For years Richard Adams was the BBQ master for the small Texas town of Medina and the Medina Childrens’ Home. When the community held an event he would lead the effort to ensure there was ample food for the people. The children’s home frequently called on him to cook the brisket, sausage, etc for appreciation dinners and fund raising. His ability to slow cook the meat with just the right amount of consistent heat (no small thing when you are cooking hundreds of briskets) with his secret mop sauce created melt in your mouth delicacy that had a unique flavor without equal.
I was fortunate to serve as a helper on several occasions and will cherish the memory of sleepy mornings, oak smoke wafting from the coal fires, the feel of the long handled shovel as I transfered coals at the time and place Mr. Adams dictated, and the taste of cabrito cooked for the helpers. When Mr. Adams passed away his widow graciously provided the instructions he held so close while he lived.
Please note that these instructions were for large scale events, cut the recipe to fit your needs.
- 1 big bottle of catsup
- 1 small bottle of Worchestershire sauce
- 1 onion chopped and diced
- 1/2 cup of Wesson oil
- 6 small cans of tomato puree
- dash of mustard powder
- 1 gallon of white vinegar (He always insisted that Heinz brand was the only one that would work)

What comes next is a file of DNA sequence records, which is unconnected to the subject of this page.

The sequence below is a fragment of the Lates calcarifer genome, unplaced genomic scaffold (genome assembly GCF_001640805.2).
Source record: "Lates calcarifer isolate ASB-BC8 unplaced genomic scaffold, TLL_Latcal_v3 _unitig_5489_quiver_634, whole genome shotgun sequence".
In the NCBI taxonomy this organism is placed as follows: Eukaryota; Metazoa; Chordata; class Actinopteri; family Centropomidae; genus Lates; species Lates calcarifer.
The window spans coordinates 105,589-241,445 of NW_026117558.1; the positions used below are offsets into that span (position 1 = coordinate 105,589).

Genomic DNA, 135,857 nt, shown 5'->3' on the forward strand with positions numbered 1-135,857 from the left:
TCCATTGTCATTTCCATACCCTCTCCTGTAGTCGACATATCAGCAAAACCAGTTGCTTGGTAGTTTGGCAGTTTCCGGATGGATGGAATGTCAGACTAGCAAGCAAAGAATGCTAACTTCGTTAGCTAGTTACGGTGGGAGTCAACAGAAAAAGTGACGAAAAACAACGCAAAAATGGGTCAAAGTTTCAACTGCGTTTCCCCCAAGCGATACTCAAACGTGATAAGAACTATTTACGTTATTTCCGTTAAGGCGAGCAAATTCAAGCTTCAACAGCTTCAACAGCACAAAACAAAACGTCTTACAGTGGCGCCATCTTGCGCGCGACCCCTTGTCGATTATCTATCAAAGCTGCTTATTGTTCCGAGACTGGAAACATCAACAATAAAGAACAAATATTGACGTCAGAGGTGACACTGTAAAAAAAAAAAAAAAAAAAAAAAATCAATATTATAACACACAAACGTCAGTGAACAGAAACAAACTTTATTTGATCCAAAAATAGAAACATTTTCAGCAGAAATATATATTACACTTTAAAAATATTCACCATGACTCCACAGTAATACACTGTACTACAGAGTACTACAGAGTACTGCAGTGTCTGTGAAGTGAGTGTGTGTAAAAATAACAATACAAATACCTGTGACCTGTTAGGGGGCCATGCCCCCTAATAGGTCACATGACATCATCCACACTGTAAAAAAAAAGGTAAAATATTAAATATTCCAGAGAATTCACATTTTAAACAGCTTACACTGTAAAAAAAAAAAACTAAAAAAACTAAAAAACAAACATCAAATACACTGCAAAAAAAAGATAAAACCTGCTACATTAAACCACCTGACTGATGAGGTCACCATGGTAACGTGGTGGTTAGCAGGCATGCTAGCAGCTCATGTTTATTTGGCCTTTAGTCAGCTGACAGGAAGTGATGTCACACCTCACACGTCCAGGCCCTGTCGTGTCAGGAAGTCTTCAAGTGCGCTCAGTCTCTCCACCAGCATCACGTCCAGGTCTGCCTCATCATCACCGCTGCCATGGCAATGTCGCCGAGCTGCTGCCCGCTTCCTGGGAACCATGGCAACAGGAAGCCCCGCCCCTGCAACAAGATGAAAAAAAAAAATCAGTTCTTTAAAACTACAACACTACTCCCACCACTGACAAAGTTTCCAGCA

- Prepare the brisket by spreading a salt and pepper mixture on both sides (fat not trimmed off)
- Pre-warm the pits to burn off any material in the pits or on the grill
- Put big briskets on the grill fat side down approximately 8 1/2 to 9 hours before slicing time
- Keep the tops of the pits just hot to the touch for about 5 hours
- After 5 hours begin to cook by firing the pits a little hotter
- Check brisket and begin to turn as needed
- At approximately 1 1/2 to 2 hours before slicing time, prepare and heat the sauce recipe by combinining the ingredients
- At approximately 1/2 to 1 hours before slicing mop both sides of the brisket with sauce (liberal mopping sooner if cooking too fast)
- Slice across the grain of the brisket.
NOTE: For safety ensure you have a consistent meat temperature above 170-180 for slicing brisket and 180-190 for more tender (fall apart) brisket. Check other instructions if you are cooking brisket on a small scale because most recommend wrapping the brisket in foil during the final hours of cooking to preserve moisture, something that is impractical on a large scale.